I had gotten this bean from a fellow in a trade who lived in Valpiano, Italy. The first time I grew it out it gave me enough different seed coats that I had realized it was an outcross. So what growers are getting each time they grow it out with different colored beans is they are seeing the bean, is still unstable bean. It is still creating new gene pairs which are giving you the new seed coats you are seeing each season. When two different growers get different results in the same season it's just that they are getting different gene pairs from what the other growers are getting. It's very possible that this bean might or might not ever settle down and become stable.
 

flowerbug

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a few more bean pictures... :)


another likely Lavender outcross. the shades of greens even went towards blues in spots.

DSC_20240104_124925-0500_2261_Greens_thm.jpg



one of many that looked like a gray bean with various shades of reddish. these were from the Purple Dove outcross patch...

DSC_20240104_130008-0500_2262_Rose_Hints_thm.jpg



and more beans from the Purple Dove outcross patch...

DSC_20240104_130828-0500_2264_More_Hints_thm.jpg


i refreshed some of my half white beans that were getting older. the pale version on the left was a surprise.

DSC_20240104_135108-0500_2265_Half_Whites_Range_thm.jpg
 

Ladyreneer

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a few more bean pictures... :)


another likely Lavender outcross. the shades of greens even went towards blues in spots.

DSC_20240104_124925-0500_2261_Greens_thm.jpg



one of many that looked like a gray bean with various shades of reddish. these were from the Purple Dove outcross patch...

DSC_20240104_130008-0500_2262_Rose_Hints_thm.jpg



and more beans from the Purple Dove outcross patch...

DSC_20240104_130828-0500_2264_More_Hints_thm.jpg


i refreshed some of my half white beans that were getting older. the pale version on the left was a surprise.

DSC_20240104_135108-0500_2265_Half_Whites_Range_thm.jpg
These 5 different beans on the last picture is what I have now.
 

flowerbug

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unless i find some other beans while sorting these are the last pictures from last season's beans. well, ok, a few of the pictures aren't as sharp as i'd like and i may come back sometime to redo them... maybe...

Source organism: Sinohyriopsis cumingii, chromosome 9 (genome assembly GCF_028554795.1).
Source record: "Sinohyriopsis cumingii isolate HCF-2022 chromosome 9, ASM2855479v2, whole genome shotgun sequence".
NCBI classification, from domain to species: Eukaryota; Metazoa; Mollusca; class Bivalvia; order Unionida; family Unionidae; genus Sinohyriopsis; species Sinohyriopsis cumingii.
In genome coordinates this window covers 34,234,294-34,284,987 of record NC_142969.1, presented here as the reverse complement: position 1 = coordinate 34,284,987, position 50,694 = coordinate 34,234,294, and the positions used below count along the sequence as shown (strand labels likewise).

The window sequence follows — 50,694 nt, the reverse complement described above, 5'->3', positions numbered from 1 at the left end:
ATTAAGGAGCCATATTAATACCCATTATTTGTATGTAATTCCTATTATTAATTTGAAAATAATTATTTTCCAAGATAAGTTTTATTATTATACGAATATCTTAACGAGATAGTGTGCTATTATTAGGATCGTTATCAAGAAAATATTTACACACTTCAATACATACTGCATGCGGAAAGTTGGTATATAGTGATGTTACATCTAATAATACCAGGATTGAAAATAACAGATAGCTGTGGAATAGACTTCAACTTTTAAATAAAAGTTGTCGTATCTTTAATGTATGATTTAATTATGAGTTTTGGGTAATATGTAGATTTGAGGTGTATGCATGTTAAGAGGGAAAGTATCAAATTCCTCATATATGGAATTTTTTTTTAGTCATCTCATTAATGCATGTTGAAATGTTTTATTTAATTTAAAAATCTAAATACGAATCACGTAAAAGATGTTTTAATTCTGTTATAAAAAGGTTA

these aren't all of the beans i grew out (bulk beans and others i've not had great luck with growing plus some other outcrosses that aren't very interesting to me i haven't taken pictures of them this season).

Two of the Painted Pony outcrosses. The one on the left that is black with lighter markings was edible and a very nice plant so I’m excited to see if that repeats this coming season. I don’t know about the lighter colored bean on the right yet, but I will plant it again to see what it does.

DSC_20240107_105541-0500_2267_PP_Outcrosses_thm.jpg


Two Purple Dove outcrosses. I do not know if either of them are edible yet.

DSC_20240107_105841-0500_2268_PD_Outcross_thm.jpg


Another Painted Pony outcross (might be more than one if the color difference holds through a replanting and grow out). The patterns and colors of this one are interesting.

DSC_20240107_110621-0500_2269_PP_Outcross_thm.jpg


Two of the solid color outcrosses. The more orange and round bean on the right is one I would like to grow again.

DSC_20240107_110948-0500_2271_Orange_N_Brown_thm.jpg


Various White outcrosses. I’ve never had the light olive colored beans repeat their color when replanted - I wonder if either of these will be the first. The white beans that almost look like Pheasant are pretty tiny. Brown eye beans I’ve also seen before and they too don’t seem to repeat when I replant them.

DSC_20240107_111235-0500_2272_Whites_thm.jpg


The mixed bag of what was left. Mostly what catches my eye are the Purple Dove beans in the middle with the various markings and lines.

DSC_20240107_111758-0500_2273_Odds_N_Ends_thm.jpg